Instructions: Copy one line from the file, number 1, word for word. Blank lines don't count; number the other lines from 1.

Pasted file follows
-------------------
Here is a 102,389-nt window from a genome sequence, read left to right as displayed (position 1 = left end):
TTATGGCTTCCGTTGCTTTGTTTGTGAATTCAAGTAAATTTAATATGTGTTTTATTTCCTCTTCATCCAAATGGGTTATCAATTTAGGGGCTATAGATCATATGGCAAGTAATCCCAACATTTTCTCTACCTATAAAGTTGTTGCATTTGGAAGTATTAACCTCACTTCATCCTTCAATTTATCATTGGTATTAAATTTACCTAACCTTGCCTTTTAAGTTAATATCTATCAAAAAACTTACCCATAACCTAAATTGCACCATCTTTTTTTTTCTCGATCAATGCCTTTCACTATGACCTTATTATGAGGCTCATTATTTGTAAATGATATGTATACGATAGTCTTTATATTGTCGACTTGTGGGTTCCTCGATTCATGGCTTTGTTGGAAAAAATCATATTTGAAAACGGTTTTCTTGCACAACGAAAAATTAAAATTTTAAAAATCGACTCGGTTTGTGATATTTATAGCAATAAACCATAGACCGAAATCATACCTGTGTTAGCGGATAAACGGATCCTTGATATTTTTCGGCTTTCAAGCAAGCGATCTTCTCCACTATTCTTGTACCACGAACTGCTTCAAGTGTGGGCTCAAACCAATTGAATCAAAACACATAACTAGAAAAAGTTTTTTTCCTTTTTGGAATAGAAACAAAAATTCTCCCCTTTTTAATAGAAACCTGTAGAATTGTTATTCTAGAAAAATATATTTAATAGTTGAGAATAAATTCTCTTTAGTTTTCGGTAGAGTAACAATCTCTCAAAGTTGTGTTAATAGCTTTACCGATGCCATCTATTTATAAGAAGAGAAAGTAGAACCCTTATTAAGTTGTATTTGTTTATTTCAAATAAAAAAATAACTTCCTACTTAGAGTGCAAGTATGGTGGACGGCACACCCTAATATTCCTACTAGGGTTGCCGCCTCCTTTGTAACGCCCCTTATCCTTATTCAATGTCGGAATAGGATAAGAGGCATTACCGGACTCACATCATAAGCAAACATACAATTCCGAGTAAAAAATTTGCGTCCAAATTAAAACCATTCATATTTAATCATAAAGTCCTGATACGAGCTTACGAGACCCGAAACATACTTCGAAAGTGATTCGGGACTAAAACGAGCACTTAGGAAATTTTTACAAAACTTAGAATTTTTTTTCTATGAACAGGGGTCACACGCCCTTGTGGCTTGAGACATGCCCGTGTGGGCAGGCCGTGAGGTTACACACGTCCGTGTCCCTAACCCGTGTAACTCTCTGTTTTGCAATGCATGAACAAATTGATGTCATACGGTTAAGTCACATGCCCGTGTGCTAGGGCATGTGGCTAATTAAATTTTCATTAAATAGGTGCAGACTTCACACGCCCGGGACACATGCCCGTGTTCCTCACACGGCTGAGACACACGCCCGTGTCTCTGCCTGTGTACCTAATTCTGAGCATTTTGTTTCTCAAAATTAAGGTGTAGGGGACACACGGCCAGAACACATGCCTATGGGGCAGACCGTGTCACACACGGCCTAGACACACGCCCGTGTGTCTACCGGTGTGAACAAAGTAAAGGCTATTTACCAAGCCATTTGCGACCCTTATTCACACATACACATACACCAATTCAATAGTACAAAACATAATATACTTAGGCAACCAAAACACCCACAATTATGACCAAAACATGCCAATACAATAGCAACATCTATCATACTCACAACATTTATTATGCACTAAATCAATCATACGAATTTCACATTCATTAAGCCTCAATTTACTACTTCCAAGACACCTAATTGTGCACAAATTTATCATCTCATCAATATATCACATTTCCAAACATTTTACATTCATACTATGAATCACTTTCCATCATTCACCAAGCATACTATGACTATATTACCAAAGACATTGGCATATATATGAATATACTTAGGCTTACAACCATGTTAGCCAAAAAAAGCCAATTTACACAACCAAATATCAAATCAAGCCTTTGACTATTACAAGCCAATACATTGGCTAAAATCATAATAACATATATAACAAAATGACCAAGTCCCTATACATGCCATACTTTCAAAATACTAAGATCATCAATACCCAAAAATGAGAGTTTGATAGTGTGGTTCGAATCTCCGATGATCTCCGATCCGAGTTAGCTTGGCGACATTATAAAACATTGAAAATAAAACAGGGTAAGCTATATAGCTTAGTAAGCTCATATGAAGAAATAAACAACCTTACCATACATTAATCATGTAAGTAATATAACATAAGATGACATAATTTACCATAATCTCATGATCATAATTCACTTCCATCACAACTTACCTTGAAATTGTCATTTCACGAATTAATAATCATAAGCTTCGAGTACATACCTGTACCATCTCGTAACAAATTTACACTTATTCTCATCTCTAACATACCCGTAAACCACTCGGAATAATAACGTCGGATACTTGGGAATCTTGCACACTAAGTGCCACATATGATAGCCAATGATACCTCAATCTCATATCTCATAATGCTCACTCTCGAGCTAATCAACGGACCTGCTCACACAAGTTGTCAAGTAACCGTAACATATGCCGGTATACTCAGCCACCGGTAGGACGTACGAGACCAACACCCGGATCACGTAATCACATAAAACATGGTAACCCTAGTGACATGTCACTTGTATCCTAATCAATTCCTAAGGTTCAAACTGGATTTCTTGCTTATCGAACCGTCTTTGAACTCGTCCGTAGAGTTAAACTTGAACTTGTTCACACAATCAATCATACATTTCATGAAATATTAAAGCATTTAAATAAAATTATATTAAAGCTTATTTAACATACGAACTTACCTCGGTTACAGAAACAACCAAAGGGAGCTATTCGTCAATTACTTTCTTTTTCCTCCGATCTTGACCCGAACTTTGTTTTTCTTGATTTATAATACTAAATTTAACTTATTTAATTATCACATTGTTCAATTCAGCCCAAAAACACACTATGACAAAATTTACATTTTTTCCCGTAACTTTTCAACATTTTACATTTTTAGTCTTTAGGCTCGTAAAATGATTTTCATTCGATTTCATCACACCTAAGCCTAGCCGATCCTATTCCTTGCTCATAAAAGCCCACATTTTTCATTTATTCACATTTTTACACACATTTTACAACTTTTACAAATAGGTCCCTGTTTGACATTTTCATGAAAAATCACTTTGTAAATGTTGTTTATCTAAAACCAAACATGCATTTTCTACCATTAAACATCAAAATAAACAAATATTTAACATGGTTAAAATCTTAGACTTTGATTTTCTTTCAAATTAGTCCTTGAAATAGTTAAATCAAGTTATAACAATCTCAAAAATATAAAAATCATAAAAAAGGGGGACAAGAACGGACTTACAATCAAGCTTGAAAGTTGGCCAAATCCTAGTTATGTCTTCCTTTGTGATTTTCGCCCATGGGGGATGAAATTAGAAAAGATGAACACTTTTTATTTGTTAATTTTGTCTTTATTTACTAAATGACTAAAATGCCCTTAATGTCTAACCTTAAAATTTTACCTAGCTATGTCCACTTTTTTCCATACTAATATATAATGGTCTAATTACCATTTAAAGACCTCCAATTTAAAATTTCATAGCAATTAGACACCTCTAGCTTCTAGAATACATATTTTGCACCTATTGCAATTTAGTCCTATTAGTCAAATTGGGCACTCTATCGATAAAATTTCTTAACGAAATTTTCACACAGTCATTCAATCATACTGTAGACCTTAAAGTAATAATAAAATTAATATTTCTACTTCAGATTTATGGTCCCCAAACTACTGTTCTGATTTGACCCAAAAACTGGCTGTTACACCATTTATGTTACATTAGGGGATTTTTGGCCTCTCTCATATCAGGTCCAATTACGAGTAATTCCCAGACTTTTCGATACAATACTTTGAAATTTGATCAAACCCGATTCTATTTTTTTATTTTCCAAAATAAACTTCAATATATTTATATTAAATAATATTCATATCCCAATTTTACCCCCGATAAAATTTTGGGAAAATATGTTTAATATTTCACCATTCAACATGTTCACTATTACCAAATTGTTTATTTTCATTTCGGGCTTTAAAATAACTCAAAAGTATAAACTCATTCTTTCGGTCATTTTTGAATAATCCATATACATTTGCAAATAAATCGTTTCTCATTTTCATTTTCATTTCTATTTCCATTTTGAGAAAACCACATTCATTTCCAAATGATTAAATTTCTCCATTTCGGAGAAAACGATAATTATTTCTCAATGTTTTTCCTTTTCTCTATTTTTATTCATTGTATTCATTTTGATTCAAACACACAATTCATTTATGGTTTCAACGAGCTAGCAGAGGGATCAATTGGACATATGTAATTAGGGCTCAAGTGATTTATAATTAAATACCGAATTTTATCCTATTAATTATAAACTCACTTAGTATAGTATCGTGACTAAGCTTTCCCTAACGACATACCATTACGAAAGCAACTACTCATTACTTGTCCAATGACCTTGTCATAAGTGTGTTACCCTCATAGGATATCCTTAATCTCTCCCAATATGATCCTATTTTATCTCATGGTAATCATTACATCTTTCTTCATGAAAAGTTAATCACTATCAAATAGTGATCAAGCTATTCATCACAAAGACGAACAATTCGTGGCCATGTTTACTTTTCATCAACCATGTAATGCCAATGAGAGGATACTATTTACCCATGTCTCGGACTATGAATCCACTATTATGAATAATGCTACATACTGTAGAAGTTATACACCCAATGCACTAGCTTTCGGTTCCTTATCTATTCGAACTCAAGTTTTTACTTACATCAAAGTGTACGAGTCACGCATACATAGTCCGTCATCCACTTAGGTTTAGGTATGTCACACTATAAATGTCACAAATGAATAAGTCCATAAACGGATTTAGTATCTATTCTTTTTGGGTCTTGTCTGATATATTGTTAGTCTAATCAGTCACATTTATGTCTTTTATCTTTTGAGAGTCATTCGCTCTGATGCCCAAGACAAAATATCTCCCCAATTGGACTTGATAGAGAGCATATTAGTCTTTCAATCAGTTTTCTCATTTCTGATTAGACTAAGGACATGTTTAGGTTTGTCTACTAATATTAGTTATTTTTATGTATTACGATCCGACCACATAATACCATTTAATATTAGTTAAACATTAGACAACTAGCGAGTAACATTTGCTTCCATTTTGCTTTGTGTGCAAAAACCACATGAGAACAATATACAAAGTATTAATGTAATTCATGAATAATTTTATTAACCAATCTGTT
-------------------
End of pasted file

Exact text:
Here is a 102,389-nt window from a genome sequence, read left to right as displayed (position 1 = left end):